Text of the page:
Quinn said he didn’t expect Carlson to cross the plane.
“It was a great play on his part [to] just kept driving and driving,” Quinn said. “When you look at that play, and who John is as a person, that explains his persona. He’s a hard-working kid, and he’s going to keep working, working, working until he gets in – and he did.”
But it wasn’t all easy living for the Irish. After Notre Dame took its early 7-0 lead, the Tar Heels showed they would not go down easy.
The Tar Heels lone offensive touchdown of the first half came on their second possession. Starting from its own 20, North Carolina took chunks of yardage against the Irish at a time. Tar Heels running back Ronnie McGill had runs of 11 and 35 yards on the drive, and Dailey found Jesse Holley in the near left corner of the end zone for a 12-yard score.
“There was a lot of passion out there today,” Dailey said. “However, once again we beat ourselves and Notre Dame didn’t beat us. We were confident in attacking them today, but we didn’t make enough plays on both sides of the ball.”
North Carolina’s only other score in the first 30 minutes came after Carl Gioia’s 27-yard field goal put the Irish up 24-7. Tar Heels kickoff return specialist Brandon Tate took Ryan Burkart’s ensuing kickoff 90 yards for a touchdown, breaking tackle attempts by Irish defensive lineman Casey Cullen and cornerback Terrail Lambert in the process.
The Tar Heels had an easier time getting their offense going in the second half.
North Carolina went 83 yards on 10 plays on the first drive out of the locker room. Dailey hit wide receiver Hakeem Nicks for a key 42-yard gain during the drive, and Dailey found Nicks again for a 13-yard touchdown on a fade route to put it in for the Tar Heels.
“[Hicks is] a freshman player that we knew coming in had an opportunity to be a really, really good player, not only as a freshman who will really develop into a great player over time,” Tar Heels coach John Bunting said. “He’s got a tremendous work ethic in my opinion and … he has a warrior mentality, which is what you need to be a good football player.”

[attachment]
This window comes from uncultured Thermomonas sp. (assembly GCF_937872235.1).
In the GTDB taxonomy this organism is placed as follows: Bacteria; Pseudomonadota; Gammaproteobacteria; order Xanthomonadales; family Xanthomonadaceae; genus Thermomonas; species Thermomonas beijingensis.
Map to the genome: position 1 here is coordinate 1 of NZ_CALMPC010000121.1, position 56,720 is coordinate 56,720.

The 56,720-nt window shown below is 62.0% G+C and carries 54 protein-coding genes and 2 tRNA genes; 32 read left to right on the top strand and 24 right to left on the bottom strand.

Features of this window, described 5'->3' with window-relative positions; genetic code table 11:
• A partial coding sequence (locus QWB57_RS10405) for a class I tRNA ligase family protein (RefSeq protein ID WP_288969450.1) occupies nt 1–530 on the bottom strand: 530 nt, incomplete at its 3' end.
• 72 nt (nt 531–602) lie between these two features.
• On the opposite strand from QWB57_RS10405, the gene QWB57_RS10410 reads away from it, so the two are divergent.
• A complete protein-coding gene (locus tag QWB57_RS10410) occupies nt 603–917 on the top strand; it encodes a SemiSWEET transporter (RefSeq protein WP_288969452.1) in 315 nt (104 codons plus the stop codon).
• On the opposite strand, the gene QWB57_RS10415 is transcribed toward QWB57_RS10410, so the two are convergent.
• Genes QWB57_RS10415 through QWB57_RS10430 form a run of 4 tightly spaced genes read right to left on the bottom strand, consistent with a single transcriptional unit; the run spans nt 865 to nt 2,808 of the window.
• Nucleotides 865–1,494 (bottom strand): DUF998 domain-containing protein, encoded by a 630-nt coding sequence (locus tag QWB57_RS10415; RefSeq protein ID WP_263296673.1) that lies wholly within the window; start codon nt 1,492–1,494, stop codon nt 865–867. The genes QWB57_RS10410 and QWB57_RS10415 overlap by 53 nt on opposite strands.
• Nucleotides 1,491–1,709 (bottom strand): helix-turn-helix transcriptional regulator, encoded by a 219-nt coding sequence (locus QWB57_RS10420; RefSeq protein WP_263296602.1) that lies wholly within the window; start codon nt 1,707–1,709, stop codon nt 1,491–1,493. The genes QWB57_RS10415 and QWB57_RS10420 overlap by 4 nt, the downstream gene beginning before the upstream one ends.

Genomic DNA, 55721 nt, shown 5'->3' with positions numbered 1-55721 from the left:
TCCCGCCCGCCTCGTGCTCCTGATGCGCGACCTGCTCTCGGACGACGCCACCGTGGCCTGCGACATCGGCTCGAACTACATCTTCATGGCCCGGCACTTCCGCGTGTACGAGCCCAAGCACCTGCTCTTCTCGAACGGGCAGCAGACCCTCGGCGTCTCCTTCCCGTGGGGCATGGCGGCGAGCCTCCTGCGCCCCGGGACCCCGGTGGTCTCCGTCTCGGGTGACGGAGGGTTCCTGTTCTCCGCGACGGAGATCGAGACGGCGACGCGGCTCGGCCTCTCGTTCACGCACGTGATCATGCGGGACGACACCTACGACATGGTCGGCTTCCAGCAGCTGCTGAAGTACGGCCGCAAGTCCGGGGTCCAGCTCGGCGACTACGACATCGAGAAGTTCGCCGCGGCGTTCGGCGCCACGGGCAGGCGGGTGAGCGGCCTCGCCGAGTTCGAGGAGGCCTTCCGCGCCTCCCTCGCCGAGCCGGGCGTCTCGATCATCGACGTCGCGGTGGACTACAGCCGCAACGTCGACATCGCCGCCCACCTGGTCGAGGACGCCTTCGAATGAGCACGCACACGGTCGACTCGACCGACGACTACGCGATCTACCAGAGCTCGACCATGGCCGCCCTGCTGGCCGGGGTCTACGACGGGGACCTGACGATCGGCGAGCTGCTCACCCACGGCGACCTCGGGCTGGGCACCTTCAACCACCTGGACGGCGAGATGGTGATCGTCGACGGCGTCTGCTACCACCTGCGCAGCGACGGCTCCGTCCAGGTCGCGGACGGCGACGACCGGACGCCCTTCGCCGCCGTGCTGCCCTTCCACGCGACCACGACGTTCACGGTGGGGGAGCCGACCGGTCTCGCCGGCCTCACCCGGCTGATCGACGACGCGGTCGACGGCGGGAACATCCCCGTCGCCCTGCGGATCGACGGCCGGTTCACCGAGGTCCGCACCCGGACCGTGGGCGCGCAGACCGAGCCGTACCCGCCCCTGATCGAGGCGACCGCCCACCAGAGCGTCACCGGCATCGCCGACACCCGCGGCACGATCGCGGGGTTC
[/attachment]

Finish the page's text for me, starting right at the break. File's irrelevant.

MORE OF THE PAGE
But Notre Dame responded quickly. Irish receiver David Grimes returned the ensuing kickoff 20 yards to the North Carolina 43, and three plays later Samardzija hauled in a lofted pass from Quinn on the goal line. The 6-foot-5 receiver fell into the end zone as the Irish staked a 38-19 lead with 8:10 left in the third quarter.
The touchdown reception gave Samardzija 23 for his career – all in the last two seasons – to pass former Irish wide out Derrick Mayes’ for the program record.
If Notre Dame’s answer was quick, North Carolina’s was brutally efficient. Dailey was flushed out of the pocket on first down and found Nicks again, this time for a 72-yard touchdown pass. With that, the Tar Heels cut the Irish lead to 38-26.
“Big players step up in big time games,” Nicks said. “I felt like they weren’t respecting me because I was a freshman, so I wanted to make a big impact.”
Irish safety and punt returner Tom Zbikowski gave the Irish a 31-13 lead with 2:54 left in the first half on a 53-yard punt return score.
Notre Dame brought 10 men to the line of scrimmage as North Carolina punter David Wooldridge set to kick from the back of his own end zone. Zbikowski caught the ball with more than 10 yards of open space, used a block and darted up the middle to the end zone.